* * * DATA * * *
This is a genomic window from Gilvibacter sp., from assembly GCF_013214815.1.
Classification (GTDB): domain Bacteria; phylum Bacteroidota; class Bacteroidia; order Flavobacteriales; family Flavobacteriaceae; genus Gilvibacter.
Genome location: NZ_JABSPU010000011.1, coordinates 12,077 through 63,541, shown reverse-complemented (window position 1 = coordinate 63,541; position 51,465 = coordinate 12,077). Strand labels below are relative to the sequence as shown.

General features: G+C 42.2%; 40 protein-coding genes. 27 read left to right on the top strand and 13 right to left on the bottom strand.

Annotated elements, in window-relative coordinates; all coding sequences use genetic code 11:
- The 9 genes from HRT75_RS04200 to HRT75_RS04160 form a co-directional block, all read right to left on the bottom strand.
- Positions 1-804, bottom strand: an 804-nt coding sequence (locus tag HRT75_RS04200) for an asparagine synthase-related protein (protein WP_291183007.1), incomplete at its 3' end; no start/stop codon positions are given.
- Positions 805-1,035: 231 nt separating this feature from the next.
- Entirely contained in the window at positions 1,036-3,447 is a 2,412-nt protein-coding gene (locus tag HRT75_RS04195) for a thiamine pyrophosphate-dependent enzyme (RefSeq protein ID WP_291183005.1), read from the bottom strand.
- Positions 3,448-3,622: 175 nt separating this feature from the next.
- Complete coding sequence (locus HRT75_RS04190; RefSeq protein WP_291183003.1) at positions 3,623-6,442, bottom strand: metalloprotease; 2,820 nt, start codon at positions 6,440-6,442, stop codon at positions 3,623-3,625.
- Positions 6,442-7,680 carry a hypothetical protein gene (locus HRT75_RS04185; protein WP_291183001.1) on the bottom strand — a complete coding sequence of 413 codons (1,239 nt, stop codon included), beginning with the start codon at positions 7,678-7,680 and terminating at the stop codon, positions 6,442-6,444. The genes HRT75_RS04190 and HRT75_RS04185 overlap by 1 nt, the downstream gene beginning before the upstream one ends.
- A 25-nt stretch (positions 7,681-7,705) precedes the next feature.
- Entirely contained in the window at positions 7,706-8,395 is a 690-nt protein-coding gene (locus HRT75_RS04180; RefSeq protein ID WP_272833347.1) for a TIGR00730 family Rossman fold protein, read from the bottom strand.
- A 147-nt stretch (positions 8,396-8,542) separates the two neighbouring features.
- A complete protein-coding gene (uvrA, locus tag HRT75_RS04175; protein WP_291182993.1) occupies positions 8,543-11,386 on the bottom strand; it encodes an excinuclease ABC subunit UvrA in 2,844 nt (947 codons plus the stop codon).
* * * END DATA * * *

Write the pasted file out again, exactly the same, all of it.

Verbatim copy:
This is a genomic window from Gilvibacter sp., from assembly GCF_013214815.1.
Classification (GTDB): domain Bacteria; phylum Bacteroidota; class Bacteroidia; order Flavobacteriales; family Flavobacteriaceae; genus Gilvibacter.
Genome location: NZ_JABSPU010000011.1, coordinates 12,077 through 63,541, shown reverse-complemented (window position 1 = coordinate 63,541; position 51,465 = coordinate 12,077). Strand labels below are relative to the sequence as shown.

General features: G+C 42.2%; 40 protein-coding genes. 27 read left to right on the top strand and 13 right to left on the bottom strand.

Annotated elements, in window-relative coordinates; all coding sequences use genetic code 11:
- The 9 genes from HRT75_RS04200 to HRT75_RS04160 form a co-directional block, all read right to left on the bottom strand.
- Positions 1-804, bottom strand: an 804-nt coding sequence (locus tag HRT75_RS04200) for an asparagine synthase-related protein (protein WP_291183007.1), incomplete at its 3' end; no start/stop codon positions are given.
- Positions 805-1,035: 231 nt separating this feature from the next.
- Entirely contained in the window at positions 1,036-3,447 is a 2,412-nt protein-coding gene (locus tag HRT75_RS04195) for a thiamine pyrophosphate-dependent enzyme (RefSeq protein ID WP_291183005.1), read from the bottom strand.
- Positions 3,448-3,622: 175 nt separating this feature from the next.
- Complete coding sequence (locus HRT75_RS04190; RefSeq protein WP_291183003.1) at positions 3,623-6,442, bottom strand: metalloprotease; 2,820 nt, start codon at positions 6,440-6,442, stop codon at positions 3,623-3,625.
- Positions 6,442-7,680 carry a hypothetical protein gene (locus HRT75_RS04185; protein WP_291183001.1) on the bottom strand — a complete coding sequence of 413 codons (1,239 nt, stop codon included), beginning with the start codon at positions 7,678-7,680 and terminating at the stop codon, positions 6,442-6,444. The genes HRT75_RS04190 and HRT75_RS04185 overlap by 1 nt, the downstream gene beginning before the upstream one ends.
- A 25-nt stretch (positions 7,681-7,705) precedes the next feature.
- Entirely contained in the window at positions 7,706-8,395 is a 690-nt protein-coding gene (locus HRT75_RS04180; RefSeq protein ID WP_272833347.1) for a TIGR00730 family Rossman fold protein, read from the bottom strand.
- A 147-nt stretch (positions 8,396-8,542) separates the two neighbouring features.
- A complete protein-coding gene (uvrA, locus tag HRT75_RS04175; protein WP_291182993.1) occupies positions 8,543-11,386 on the bottom strand; it encodes an excinuclease ABC subunit UvrA in 2,844 nt (947 codons plus the stop codon).